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Wednesday, February 24, 2010

Courts - SCOTUS denies review of Seymour-based Rose Acre Farms takings judgment

Updating previous ILB entries, Gabriel Nelson of the NY Times reported yesterday:

The court also declined to review Rose Acre Farms Inc. v. United States, a case in which an egg farm sued the federal government for damages after the government cracked down on potential contamination by harmful bacteria. After an outbreak of salmonella that caused hundreds of illnesses was traced back to the farm, the Department of Agriculture destroyed some of the farm's eggs and required the company to sell others on the less-lucrative market for liquid, pasteurized eggs.

Rose Acre sued USDA, claiming the company was entitled to recoup lost revenue because the government response constituted a "regulatory taking," as defined by the 5th Amendment of the Constitution. The Court of Federal Claims awarded the company $5.4 million in damages but that award was overturned last March by the U.S. Court of Appeals for the Federal Circuit.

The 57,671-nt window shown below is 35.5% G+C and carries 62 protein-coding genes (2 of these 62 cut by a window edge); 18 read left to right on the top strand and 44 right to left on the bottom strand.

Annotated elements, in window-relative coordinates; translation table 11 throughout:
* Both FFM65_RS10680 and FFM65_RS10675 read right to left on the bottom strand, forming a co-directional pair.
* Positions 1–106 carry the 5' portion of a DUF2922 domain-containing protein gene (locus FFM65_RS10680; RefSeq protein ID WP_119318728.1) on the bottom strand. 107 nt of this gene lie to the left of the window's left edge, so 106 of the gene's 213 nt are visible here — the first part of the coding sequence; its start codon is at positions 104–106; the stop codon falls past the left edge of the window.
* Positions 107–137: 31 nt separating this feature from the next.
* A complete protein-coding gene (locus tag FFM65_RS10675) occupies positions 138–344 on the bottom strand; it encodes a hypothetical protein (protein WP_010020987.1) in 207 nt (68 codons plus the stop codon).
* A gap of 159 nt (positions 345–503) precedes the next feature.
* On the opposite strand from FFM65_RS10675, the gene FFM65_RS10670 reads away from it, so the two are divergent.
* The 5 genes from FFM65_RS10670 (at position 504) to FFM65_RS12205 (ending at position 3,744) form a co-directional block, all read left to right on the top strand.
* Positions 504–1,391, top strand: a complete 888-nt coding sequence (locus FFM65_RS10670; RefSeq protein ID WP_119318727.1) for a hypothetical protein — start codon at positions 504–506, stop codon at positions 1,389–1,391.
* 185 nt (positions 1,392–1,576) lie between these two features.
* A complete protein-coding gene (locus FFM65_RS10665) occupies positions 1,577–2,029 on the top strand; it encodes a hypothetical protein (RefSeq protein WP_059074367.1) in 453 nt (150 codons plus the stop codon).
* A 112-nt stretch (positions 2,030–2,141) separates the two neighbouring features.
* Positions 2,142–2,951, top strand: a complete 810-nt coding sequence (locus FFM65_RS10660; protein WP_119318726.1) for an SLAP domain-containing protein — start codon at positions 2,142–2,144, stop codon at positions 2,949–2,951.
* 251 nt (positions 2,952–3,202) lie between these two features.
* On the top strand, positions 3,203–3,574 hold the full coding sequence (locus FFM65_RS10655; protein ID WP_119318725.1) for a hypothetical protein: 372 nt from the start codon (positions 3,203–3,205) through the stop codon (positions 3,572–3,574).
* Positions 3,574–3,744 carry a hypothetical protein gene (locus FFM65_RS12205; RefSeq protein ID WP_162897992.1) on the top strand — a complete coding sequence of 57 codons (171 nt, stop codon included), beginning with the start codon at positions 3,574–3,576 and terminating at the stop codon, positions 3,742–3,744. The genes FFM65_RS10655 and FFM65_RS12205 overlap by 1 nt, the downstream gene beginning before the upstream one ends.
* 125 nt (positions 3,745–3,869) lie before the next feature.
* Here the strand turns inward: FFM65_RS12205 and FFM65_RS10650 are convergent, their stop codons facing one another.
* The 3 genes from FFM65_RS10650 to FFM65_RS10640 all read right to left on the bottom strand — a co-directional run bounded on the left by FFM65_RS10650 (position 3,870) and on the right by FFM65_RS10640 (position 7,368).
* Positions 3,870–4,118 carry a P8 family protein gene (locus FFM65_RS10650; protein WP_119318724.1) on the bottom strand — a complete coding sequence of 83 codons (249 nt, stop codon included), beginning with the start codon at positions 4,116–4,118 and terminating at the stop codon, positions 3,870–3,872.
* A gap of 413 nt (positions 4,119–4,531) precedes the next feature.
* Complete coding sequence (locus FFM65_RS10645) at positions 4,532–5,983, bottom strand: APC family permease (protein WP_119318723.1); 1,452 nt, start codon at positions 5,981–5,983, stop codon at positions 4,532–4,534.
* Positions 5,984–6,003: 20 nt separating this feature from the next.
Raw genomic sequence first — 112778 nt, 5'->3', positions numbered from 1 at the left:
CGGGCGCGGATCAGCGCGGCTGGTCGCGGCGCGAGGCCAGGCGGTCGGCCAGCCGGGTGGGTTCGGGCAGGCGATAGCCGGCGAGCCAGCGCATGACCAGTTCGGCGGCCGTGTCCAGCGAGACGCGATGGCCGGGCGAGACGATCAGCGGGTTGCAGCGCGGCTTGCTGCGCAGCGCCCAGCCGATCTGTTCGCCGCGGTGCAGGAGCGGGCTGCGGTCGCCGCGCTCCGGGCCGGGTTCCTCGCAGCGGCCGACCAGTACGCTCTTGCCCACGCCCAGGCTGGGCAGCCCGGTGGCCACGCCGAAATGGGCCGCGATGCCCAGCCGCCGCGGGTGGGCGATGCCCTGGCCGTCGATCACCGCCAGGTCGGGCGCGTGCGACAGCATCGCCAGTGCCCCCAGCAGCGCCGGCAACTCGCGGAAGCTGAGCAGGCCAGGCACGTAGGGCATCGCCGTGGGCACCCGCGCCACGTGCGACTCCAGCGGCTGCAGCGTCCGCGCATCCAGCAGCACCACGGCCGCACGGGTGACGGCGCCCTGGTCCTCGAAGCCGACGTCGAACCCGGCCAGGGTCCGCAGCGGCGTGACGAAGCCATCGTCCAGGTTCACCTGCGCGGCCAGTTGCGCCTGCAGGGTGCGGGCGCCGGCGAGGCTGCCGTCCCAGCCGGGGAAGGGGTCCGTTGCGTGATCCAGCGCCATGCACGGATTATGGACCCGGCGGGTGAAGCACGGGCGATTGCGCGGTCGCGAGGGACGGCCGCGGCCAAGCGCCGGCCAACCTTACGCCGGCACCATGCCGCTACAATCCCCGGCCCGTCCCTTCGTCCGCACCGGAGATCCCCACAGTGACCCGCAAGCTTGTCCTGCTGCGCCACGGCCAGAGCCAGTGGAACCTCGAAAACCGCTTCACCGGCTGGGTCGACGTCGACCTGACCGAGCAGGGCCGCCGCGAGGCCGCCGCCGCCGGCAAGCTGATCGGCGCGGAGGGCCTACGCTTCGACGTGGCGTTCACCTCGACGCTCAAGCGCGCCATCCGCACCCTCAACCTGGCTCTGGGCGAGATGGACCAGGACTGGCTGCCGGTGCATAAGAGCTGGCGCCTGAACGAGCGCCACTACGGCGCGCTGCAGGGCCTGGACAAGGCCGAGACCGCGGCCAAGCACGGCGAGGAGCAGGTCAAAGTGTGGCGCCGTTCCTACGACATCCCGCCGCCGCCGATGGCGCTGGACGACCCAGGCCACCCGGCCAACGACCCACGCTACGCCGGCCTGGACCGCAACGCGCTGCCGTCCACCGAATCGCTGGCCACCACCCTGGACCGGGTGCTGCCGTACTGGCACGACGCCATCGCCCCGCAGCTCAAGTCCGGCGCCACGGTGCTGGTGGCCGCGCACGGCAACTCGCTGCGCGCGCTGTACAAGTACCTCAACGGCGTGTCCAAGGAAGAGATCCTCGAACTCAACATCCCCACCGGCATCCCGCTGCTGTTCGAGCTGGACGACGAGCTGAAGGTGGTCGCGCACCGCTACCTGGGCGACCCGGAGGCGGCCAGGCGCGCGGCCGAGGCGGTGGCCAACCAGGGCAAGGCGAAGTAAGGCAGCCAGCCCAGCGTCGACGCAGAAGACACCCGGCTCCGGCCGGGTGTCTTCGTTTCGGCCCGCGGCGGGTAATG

Environmentalists worried that a reversal of the appeals court's decision could discourage the government from enforcing regulations.

In its petition for review, Rose Acre Farms argued that the government responded to contamination fears in a way that focused the economic impact "narrowly and devastatingly, upon egg producers generally and Rose Acre specifically."

The Supreme Court's decision to pass on the case leaves the Federal Circuit's decision as the precedent for future takings cases involving federal agencies. Because that court is the destination for nearly all appeals on federal claims cases, the ruling carries substantial weight, said Glenn Sugameli, a staff attorney with Defenders of Wildlife.

"A decision at that level is normally final right now, absent Supreme Court review," Sugameli said. If the Supreme Court had stepped in and sided with Rose Acre Farms on the takings claim, he added, "you could end up with all levels of government always erring on the side of not protecting public health."

Posted by Marcia Oddi on February 24, 2010 02:32 PM
Posted to Courts in general | Environment